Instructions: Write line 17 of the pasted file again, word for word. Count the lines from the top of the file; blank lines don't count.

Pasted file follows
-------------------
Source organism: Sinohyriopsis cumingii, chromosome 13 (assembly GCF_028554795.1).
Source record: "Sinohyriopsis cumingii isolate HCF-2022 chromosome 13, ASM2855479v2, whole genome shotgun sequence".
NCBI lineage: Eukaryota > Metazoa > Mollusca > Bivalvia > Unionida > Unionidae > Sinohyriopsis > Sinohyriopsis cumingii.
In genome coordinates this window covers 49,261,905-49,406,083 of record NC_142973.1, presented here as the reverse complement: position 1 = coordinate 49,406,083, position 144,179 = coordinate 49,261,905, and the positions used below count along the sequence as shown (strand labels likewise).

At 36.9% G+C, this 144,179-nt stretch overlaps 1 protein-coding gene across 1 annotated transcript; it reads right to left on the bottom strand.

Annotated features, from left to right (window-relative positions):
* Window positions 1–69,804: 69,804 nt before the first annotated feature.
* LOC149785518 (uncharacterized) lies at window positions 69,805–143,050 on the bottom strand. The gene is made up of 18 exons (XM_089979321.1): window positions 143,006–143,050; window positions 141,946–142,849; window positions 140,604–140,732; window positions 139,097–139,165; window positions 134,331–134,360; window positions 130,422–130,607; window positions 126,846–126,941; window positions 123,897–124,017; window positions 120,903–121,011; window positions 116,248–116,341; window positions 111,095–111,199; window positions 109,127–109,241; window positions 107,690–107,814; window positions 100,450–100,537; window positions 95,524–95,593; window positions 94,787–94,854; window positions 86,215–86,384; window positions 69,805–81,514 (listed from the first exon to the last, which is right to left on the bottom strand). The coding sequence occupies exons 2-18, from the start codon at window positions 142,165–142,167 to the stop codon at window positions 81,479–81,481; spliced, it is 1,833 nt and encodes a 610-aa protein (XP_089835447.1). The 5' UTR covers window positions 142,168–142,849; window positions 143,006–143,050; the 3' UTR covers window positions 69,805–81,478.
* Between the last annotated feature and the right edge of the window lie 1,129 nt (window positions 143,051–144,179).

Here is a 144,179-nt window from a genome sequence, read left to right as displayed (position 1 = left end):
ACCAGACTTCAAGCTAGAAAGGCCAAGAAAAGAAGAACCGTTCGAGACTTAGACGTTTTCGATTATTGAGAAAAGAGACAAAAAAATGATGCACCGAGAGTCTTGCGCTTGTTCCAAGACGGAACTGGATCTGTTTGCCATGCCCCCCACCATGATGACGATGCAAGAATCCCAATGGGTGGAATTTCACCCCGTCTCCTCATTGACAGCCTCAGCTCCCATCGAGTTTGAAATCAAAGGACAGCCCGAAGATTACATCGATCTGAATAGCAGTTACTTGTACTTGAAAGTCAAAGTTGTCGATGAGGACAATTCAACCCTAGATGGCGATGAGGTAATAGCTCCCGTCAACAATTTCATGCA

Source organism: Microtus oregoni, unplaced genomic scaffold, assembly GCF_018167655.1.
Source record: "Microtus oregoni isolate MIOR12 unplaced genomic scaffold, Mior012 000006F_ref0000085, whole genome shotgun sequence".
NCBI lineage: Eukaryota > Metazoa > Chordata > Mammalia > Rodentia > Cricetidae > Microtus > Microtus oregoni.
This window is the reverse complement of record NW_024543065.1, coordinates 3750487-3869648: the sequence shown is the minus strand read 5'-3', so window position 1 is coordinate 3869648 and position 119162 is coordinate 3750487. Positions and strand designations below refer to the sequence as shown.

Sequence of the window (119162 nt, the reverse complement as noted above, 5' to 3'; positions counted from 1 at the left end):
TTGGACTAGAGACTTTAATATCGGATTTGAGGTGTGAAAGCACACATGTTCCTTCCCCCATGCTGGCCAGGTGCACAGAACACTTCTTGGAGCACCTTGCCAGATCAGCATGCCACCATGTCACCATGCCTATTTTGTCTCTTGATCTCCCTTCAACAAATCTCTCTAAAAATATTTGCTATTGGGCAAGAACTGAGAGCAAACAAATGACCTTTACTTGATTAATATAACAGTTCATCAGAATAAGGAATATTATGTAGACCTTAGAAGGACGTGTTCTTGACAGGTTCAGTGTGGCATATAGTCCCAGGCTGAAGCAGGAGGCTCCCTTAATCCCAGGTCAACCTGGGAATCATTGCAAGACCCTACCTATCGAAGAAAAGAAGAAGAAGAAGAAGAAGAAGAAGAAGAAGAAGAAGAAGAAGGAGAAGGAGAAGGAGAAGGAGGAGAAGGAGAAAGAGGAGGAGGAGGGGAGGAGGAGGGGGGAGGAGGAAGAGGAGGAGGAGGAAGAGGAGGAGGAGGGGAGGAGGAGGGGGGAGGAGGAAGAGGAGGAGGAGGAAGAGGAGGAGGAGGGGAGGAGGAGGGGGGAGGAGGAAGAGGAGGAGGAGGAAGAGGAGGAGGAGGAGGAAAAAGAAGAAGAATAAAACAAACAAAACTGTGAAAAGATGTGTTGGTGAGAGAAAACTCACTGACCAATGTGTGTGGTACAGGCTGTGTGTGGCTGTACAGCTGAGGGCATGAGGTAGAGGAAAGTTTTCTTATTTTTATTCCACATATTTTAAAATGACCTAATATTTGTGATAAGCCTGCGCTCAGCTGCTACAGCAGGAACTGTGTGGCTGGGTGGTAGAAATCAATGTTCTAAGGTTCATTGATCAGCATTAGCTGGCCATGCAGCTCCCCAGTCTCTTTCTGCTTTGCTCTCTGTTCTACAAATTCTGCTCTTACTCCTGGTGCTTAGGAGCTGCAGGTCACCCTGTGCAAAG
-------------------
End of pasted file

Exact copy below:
TTGGACTAGAGACTTTAATATCGGATTTGAGGTGTGAAAGCACACATGTTCCTTCCCCCATGCTGGCCAGGTGCACAGAACACTTCTTGGAGCACCTTGCCAGATCAGCATGCCACCATGTCACCATGCCTATTTTGTCTCTTGATCTCCCTTCAACAAATCTCTCTAAAAATATTTGCTATTGGGCAAGAACTGAGAGCAAACAAATGACCTTTACTTGATTAATATAACAGTTCATCAGAATAAGGAATATTATGTAGACCTTAGAAGGACGTGTTCTTGACAGGTTCAGTGTGGCATATAGTCCCAGGCTGAAGCAGGAGGCTCCCTTAATCCCAGGTCAACCTGGGAATCATTGCAAGACCCTACCTATCGAAGAAAAGAAGAAGAAGAAGAAGAAGAAGAAGAAGAAGAAGAAGAAGAAGGAGAAGGAGAAGGAGAAGGAGGAGAAGGAGAAAGAGGAGGAGGAGGGGAGGAGGAGGGGGGAGGAGGAAGAGGAGGAGGAGGAAGAGGAGGAGGAGGGGAGGAGGAGGGGGGAGGAGGAAGAGGAGGAGGAGGAAGAGGAGGAGGAGGGGAGGAGGAGGGGGGAGGAGGAAGAGGAGGAGGAGGAAGAGGAGGAGGAGGAGGAAAAAGAAGAAGAATAAAACAAACAAAACTGTGAAAAGATGTGTTGGTGAGAGAAAACTCACTGACCAATGTGTGTGGTACAGGCTGTGTGTGGCTGTACAGCTGAGGGCATGAGGTAGAGGAAAGTTTTCTTATTTTTATTCCACATATTTTAAAATGACCTAATATTTGTGATAAGCCTGCGCTCAGCTGCTACAGCAGGAACTGTGTGGCTGGGTGGTAGAAATCAATGTTCTAAGGTTCATTGATCAGCATTAGCTGGCCATGCAGCTCCCCAGTCTCTTTCTGCTTTGCTCTCTGTTCTACAAATTCTGCTCTTACTCCTGGTGCTTAGGAGCTGCAGGTCACCCTGTGCAAAG